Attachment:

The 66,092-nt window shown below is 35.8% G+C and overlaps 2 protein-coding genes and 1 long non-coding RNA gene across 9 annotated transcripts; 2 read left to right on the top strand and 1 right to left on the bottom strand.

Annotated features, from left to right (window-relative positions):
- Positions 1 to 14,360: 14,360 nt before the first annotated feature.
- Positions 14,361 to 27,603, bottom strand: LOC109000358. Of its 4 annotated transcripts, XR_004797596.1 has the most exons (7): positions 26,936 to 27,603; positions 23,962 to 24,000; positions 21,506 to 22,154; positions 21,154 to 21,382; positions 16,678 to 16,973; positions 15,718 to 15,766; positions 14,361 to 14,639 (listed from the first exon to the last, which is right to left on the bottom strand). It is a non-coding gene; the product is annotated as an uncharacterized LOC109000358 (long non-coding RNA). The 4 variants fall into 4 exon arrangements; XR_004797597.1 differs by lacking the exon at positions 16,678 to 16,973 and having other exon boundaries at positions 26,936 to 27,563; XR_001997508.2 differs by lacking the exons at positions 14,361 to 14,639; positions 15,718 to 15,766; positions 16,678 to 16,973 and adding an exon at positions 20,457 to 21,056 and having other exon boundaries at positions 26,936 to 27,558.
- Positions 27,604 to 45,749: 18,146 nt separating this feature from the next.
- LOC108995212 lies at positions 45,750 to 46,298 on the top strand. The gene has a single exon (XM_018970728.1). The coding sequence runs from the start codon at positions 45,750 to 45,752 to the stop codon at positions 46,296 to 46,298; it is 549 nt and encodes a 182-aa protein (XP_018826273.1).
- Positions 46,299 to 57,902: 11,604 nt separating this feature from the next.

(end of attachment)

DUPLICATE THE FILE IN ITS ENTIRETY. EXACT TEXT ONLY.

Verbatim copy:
The 66,092-nt window shown below is 35.8% G+C and overlaps 2 protein-coding genes and 1 long non-coding RNA gene across 9 annotated transcripts; 2 read left to right on the top strand and 1 right to left on the bottom strand.

Annotated features, from left to right (window-relative positions):
- Positions 1 to 14,360: 14,360 nt before the first annotated feature.
- Positions 14,361 to 27,603, bottom strand: LOC109000358. Of its 4 annotated transcripts, XR_004797596.1 has the most exons (7): positions 26,936 to 27,603; positions 23,962 to 24,000; positions 21,506 to 22,154; positions 21,154 to 21,382; positions 16,678 to 16,973; positions 15,718 to 15,766; positions 14,361 to 14,639 (listed from the first exon to the last, which is right to left on the bottom strand). It is a non-coding gene; the product is annotated as an uncharacterized LOC109000358 (long non-coding RNA). The 4 variants fall into 4 exon arrangements; XR_004797597.1 differs by lacking the exon at positions 16,678 to 16,973 and having other exon boundaries at positions 26,936 to 27,563; XR_001997508.2 differs by lacking the exons at positions 14,361 to 14,639; positions 15,718 to 15,766; positions 16,678 to 16,973 and adding an exon at positions 20,457 to 21,056 and having other exon boundaries at positions 26,936 to 27,558.
- Positions 27,604 to 45,749: 18,146 nt separating this feature from the next.
- LOC108995212 lies at positions 45,750 to 46,298 on the top strand. The gene has a single exon (XM_018970728.1). The coding sequence runs from the start codon at positions 45,750 to 45,752 to the stop codon at positions 46,296 to 46,298; it is 549 nt and encodes a 182-aa protein (XP_018826273.1).
- Positions 46,299 to 57,902: 11,604 nt separating this feature from the next.